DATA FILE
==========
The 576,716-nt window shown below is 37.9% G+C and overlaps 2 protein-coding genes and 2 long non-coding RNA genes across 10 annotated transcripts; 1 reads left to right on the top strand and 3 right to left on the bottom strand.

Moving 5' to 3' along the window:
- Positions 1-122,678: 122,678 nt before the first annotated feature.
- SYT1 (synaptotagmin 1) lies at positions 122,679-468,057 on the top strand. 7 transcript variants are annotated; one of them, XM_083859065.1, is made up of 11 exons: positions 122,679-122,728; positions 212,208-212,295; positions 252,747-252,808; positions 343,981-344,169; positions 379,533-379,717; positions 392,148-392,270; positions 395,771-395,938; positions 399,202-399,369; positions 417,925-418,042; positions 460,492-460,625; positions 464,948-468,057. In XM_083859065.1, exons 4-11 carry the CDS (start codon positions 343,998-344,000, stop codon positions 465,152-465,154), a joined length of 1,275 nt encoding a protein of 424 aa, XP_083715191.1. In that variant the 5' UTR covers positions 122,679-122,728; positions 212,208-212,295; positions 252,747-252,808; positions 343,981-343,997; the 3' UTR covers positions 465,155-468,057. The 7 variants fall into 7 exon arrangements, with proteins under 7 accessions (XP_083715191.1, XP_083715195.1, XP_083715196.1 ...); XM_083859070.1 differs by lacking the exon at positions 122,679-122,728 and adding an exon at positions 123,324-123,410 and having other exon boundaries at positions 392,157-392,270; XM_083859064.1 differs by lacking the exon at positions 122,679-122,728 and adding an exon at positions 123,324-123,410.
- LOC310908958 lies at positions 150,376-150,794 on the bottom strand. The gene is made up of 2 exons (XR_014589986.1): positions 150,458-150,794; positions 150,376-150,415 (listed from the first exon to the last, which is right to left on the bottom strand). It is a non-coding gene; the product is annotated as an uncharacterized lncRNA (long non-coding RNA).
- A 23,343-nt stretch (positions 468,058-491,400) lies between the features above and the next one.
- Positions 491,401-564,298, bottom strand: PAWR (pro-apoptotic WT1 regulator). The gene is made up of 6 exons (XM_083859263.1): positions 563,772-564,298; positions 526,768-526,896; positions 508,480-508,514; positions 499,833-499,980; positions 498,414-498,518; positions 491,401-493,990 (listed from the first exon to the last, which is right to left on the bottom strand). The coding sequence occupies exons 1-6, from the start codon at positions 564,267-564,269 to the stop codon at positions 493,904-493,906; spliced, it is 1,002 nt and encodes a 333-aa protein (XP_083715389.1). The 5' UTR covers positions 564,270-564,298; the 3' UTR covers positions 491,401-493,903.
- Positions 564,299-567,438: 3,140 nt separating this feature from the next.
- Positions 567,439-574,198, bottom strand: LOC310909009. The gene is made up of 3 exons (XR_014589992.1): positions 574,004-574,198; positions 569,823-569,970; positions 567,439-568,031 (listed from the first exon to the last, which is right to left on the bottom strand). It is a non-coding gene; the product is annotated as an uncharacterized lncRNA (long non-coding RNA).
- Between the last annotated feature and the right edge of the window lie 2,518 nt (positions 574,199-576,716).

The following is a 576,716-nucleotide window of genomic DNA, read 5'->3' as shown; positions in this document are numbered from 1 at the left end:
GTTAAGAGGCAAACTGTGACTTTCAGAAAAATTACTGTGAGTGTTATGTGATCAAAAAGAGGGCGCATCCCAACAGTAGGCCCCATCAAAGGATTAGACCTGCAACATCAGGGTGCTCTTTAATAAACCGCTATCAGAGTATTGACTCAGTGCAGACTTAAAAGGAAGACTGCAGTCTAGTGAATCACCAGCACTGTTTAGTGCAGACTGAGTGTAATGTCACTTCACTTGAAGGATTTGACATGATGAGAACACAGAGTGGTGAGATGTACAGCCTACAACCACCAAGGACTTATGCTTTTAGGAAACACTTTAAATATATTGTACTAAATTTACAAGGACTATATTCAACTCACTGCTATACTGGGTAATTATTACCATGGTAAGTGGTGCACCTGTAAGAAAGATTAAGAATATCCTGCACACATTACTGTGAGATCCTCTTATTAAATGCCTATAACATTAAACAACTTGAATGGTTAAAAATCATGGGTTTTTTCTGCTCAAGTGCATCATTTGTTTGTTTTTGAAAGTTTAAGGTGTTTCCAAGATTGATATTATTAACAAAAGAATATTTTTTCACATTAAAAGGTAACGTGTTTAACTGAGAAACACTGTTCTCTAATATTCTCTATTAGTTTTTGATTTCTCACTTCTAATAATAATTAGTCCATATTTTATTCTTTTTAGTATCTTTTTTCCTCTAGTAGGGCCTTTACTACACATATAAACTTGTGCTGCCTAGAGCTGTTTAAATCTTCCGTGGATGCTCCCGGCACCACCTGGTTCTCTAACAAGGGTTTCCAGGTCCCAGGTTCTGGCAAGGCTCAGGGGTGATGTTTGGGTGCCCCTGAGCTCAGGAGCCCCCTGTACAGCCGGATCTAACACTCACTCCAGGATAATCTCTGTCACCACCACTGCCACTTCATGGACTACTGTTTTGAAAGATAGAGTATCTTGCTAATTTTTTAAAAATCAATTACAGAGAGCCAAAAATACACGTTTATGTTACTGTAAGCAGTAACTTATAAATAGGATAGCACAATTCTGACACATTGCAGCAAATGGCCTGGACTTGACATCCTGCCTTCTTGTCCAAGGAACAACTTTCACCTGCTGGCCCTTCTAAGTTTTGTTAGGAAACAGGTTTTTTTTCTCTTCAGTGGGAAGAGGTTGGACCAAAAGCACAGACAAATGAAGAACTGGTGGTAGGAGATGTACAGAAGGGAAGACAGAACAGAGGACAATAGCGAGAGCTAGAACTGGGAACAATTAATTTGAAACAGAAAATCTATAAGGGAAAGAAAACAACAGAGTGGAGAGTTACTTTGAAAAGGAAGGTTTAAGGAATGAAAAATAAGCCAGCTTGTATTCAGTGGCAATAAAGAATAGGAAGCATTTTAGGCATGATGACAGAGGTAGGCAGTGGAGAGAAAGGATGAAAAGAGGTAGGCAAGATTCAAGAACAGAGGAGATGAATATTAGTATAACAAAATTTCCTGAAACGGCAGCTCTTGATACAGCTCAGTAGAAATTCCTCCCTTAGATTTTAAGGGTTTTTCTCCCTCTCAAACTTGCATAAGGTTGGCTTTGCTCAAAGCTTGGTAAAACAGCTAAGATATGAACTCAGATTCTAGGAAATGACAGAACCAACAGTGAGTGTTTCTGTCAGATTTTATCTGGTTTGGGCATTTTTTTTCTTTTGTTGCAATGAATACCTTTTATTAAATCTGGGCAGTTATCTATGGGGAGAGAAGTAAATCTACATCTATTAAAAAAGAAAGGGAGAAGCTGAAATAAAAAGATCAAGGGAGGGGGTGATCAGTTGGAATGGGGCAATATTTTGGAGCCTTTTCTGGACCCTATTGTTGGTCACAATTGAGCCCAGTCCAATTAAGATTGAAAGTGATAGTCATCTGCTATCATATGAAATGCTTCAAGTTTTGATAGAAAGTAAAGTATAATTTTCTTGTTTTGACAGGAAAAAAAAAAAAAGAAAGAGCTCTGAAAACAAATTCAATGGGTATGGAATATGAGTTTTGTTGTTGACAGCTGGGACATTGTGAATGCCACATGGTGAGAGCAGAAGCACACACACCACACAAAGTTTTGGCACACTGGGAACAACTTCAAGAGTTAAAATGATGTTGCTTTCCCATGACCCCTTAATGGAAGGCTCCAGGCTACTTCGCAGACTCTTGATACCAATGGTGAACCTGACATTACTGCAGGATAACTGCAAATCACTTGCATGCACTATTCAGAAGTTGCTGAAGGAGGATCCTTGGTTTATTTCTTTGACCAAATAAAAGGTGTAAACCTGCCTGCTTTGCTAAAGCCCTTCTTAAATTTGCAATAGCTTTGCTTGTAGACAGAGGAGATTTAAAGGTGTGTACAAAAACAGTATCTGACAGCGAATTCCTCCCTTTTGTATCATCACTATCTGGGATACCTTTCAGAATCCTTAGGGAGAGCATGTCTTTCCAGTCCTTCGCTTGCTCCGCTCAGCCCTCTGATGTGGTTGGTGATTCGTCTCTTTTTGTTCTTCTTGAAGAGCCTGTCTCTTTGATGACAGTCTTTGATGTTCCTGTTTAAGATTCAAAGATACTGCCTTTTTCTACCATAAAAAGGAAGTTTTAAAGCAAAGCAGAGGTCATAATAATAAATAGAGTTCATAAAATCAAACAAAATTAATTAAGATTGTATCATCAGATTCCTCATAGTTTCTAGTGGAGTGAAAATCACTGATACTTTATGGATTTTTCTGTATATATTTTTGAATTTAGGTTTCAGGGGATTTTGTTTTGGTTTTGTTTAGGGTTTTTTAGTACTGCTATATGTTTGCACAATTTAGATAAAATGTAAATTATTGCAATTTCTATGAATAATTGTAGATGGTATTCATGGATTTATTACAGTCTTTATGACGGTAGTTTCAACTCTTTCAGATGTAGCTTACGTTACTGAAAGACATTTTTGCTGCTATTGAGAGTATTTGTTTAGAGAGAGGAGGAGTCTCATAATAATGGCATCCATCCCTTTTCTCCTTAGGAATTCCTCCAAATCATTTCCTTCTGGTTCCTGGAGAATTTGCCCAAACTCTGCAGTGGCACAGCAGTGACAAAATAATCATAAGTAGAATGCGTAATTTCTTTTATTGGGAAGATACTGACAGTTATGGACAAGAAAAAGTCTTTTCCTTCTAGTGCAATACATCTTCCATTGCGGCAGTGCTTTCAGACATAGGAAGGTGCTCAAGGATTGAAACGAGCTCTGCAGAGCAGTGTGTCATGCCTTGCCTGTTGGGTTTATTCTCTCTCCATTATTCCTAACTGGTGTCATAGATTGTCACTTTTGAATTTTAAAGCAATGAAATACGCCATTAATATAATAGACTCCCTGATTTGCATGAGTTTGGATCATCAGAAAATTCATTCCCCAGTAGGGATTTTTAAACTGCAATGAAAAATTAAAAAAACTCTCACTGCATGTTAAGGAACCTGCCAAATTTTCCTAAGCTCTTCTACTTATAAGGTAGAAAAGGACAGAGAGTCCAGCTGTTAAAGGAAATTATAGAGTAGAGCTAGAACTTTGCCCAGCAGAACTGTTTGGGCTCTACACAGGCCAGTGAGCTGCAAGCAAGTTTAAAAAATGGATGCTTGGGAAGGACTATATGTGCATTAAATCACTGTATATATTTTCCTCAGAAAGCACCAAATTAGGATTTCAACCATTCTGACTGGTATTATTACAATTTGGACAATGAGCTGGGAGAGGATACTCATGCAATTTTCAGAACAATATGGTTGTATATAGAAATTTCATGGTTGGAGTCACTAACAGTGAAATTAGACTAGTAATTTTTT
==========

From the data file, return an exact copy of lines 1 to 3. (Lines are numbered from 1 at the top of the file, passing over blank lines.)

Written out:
The 576,716-nt window shown below is 37.9% G+C and overlaps 2 protein-coding genes and 2 long non-coding RNA genes across 10 annotated transcripts; 1 reads left to right on the top strand and 3 right to left on the bottom strand.

Moving 5' to 3' along the window:
- Positions 1-122,678: 122,678 nt before the first annotated feature.